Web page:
The vast majority of public and private schools continued to teach HAC courses throughout the country in grades five through 11. According to official information, the HAC was taught in all public schools with no exceptions, although during the year there were anecdotal reports that at least one public school and two schools in Yezidi villages did not teach the course. During a parliamentary briefing on November 14, the new minister of education stated the HAC course needed serious revisions. According to the deputy minister, the reform would likely take approximately three years and would include a review of the HAC with a new focus on history of religions in compliance with the Organization for Security and Cooperation in Europe (OSCE) Toledo Guiding Principles on Teaching about Religions and Beliefs in Public Schools. In the interim, beginning with the 2019-20 academic year, national minorities could choose an alternative course to the HAC.
Yezidi community representatives again reported dissatisfaction with the mandatory HAC course, terming it “religious indoctrination.” While all Yezidi schools were able to remove the course from their curriculum, Yezidi children who attended mixed schools were obliged to take the course, regardless of parental objections.
Several non-AAC religious groups said they did not object to the inclusion of the HAC course in public schools, although some objected to the prayers and crossing that reportedly occurred during those classes and said they would like to see a more accurate portrayal of religious groups other than the AAC. The Ministry of Education stated that during the year it did not receive any complaints about the HAC course and that it had instructed HAC teachers to maintain the secular nature of the class and refrain from religious propaganda. NGOs, other religious organizations, atheists, and nonpracticing members of the AAC publicly voiced concerns about what they stated were elements of religious indoctrination contained in the HAC course, as well as material equating AAC affiliation with national identity. There were reports of AAC clergy teaching the course in some schools and requiring visits to AAC churches as part of the course, without providing opportunities for discussion of other faiths or for students to visit non-AAC religious sites. According to the government, during the 2018-19 academic year, six AAC clergy members taught the HAC course in four public and two private schools.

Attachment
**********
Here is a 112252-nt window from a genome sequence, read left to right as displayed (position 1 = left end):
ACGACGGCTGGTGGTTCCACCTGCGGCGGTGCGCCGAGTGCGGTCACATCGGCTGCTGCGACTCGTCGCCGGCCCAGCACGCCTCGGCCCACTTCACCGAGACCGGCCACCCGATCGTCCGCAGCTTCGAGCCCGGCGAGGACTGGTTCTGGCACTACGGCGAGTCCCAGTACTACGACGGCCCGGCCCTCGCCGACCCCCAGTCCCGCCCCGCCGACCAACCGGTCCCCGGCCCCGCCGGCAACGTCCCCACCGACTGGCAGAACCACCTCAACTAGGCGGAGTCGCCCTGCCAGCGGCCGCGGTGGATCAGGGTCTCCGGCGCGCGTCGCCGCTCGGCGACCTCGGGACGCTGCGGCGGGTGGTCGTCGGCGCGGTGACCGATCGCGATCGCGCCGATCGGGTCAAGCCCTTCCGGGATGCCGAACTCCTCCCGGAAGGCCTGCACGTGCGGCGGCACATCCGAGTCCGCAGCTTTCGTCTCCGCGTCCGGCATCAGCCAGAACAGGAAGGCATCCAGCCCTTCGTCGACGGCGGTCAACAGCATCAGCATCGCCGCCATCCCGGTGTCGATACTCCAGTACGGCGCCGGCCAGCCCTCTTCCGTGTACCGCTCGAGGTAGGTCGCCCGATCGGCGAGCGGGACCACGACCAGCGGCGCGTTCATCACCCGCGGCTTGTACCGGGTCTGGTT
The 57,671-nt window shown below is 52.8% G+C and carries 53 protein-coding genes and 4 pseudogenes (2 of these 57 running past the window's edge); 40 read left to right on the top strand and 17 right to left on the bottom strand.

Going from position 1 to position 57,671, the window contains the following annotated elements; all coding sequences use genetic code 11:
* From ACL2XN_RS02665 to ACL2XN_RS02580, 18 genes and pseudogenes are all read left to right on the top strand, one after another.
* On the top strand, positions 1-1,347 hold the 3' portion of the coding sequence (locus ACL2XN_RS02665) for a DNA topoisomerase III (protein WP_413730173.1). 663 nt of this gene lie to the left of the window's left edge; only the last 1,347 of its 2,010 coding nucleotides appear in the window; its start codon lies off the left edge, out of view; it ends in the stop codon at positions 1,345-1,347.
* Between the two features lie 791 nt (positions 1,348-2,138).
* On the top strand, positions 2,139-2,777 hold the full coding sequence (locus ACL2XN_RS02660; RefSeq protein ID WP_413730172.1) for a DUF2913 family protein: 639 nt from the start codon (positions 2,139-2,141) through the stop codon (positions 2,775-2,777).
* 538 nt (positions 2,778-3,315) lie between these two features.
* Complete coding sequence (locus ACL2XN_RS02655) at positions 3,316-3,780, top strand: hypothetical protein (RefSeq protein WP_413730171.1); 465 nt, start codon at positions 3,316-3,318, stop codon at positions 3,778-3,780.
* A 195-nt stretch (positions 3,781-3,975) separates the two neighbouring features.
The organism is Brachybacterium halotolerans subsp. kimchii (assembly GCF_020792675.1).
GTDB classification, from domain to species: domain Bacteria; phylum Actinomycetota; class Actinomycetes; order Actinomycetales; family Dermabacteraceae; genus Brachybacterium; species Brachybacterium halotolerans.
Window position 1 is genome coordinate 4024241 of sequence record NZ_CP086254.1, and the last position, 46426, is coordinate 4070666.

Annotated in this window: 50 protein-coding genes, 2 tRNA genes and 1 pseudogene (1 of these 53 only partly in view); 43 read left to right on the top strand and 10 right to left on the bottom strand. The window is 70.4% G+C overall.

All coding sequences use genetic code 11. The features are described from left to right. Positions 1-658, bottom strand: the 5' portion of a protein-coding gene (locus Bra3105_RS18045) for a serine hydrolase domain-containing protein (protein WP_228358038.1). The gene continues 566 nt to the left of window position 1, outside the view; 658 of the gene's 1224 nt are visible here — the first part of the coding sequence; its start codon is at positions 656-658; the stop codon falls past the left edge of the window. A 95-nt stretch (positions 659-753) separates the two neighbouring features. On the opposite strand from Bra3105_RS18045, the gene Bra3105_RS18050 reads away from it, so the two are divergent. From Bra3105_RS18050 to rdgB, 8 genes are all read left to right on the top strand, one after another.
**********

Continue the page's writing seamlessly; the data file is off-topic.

Human rights activists expressed their concern that religious elements were a consistent part of the public education process and were present even outside the AAC course.
Based on a Ministry of Education pilot program launched in 2012, school administrations had the option to include an additional course, entitled “History of the AAC/Christian Education,” in their curriculum for grades two through four. During the new school year, 74 schools followed this option.
According to the government, no religious groups other than the AAC requested to visit a military unit. The chaplaincy program, a joint Ministry of Defense-AAC initiative, continued to allow only AAC clergy to serve in the program.
According to the government, during the year, the AAC conducted visits, up to three times per week, to each of the 12 penitentiaries to engage in spiritual discussions with incarcerated followers and to hold services, baptisms and other religious events. Representatives of the Russian Orthodox Church, Jehovah’s Witnesses, and Armenian Evangelical Church visited some of the penitentiaries four, 16, and seven times, respectively, during the first nine months of the year.
Jehovah’s Witnesses said they continued to face difficulties in building places of worship because of interference by local officials throughout the country. At year’s end, three pending cases continued before the European Court of Human Rights regarding the prohibition by the Yerevan City Municipality on building places of worship on land owned by the Jehovah’s Witnesses.
Seventh-day Adventists reported their dissatisfaction over some schools operating on Saturdays or school- or state-level examinations scheduled for Saturdays, a day of worship for the community. The group stated, however, that on an individual level their members were able to resolve the issue. The new government stopped the practice of designating AAC holidays as nonworking days, making the following or preceding Saturday a working day.
As of May 123 Jehovah’s Witnesses were working in the alternative civilian service program.
Section III. Status of Societal Respect for Religious Freedom
According to media analysts, following the April “velvet revolution,” private individuals affiliated with or sympathetic to the ousted government used religious issues as a means to denounce the new government. According to media and religious freedom experts, those individuals used hybrid websites, controversial bloggers, local troll factories, fake Facebook groups, and false stories to propagate the idea that the revolution was carried out by minority religious groups or “sects,” (commonly considered any group other than the AAC). These individuals alleged those religious minority groups continued to influence the new government.